Generally, when one thinks of their investments and how they are managed, they focus on one factor — how well they have performed in the financial markets.

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Recently a survey of financial investment clients reveals that another metric also determines if someone is happy with their financial advisor – it’s their personal relationship with their advisor. This points to the importance of hiring someone you genuinely like, respect and can do business with.

Be sure to interview more than one candidate, ask for referrals and recommendations. Do a background check and review their qualifications? Here are some initial interview questions you should be asking.

1. What services do you offer?

Not every advisor offers the same services. It is important to know if they have the capability to help you within your financial goal planning. If you are looking for retirement planning advice or want someone who can help with debt reduction or even starting an investment portfolio, all of these financial experts and products may not be housed under one firm. You should be sure to ask if they are not capable in one area, do they work with another team or company to make sure all your goals are met.

For example, Financial Advisor David Barcomb who is based out of Boston Massachusetts typically works with investors of high-net-worth and his expertise may be what is best for your goals.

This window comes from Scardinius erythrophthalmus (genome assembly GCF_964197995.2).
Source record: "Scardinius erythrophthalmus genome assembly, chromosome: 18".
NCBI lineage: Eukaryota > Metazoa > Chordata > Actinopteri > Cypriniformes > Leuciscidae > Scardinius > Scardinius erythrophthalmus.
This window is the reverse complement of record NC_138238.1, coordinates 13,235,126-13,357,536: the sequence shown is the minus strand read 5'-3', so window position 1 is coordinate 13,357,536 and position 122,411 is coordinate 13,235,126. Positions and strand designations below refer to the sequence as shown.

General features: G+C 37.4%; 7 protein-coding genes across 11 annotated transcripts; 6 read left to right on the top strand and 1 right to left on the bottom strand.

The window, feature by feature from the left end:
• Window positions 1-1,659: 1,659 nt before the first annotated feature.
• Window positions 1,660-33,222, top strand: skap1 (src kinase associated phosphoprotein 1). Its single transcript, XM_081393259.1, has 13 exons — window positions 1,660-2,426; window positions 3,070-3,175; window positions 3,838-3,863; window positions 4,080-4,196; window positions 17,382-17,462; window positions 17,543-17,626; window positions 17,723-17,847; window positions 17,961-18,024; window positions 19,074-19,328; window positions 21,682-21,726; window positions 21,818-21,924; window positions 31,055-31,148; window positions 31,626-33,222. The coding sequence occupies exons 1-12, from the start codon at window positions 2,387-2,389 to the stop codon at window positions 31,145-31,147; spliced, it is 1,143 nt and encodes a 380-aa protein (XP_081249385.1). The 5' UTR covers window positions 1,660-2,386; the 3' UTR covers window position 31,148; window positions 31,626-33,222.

2. What kinds of education and certificates do you have?

Financial advisors are required to hold a number of certificates and designations. Some of which are relevant to their particular expertise while others are received after strenuous testing, or a long number of hours in the field. You can also do a fairly effective background check through LinkedIn and even just a Google search.  Ask where they went to college, request to see their certificates and do your due diligence.

3. Can I talk to some of your current clients?

Referrals are the best way to get in contact with respected financial advisors.  Check references.  Not only should you ensure that the certificates and education that your financial advisor holds are legitimate but you should speak directly with clients. While their clients may have only good things to say, you can gain a lot of insight by asking them questions about how they do business. What level of communication you can expect? How well their portfolios have performed? What sorts of strategies did the financial advisor do to capitalize on a good market or get out of a bad one?

4. How well do you preform?

Doing a background check through the Financial Industry Regulatory Authority’s (FINRA) BrokerCheck site. Will put your mind at ease for any regulatory, unlawful or unethical behaviors but it doesn’t speak to actual overall performance. Be sure to ask to see balance sheets and have the candidate explain how they managed their clients through times of good and bad economic times.

5. How are you paid?

There are two basic types of fee structure – a fee simple, usually a percentage of completed transactions or a retainer or even a project based fee. Advisors who are fee-based do not make a commission on the products they sell. Many feel this make conflict of interest issues rarer and safeguards your money.

There are products such as securities that are paid in commissions, so how you pay can depend on your own financial goals.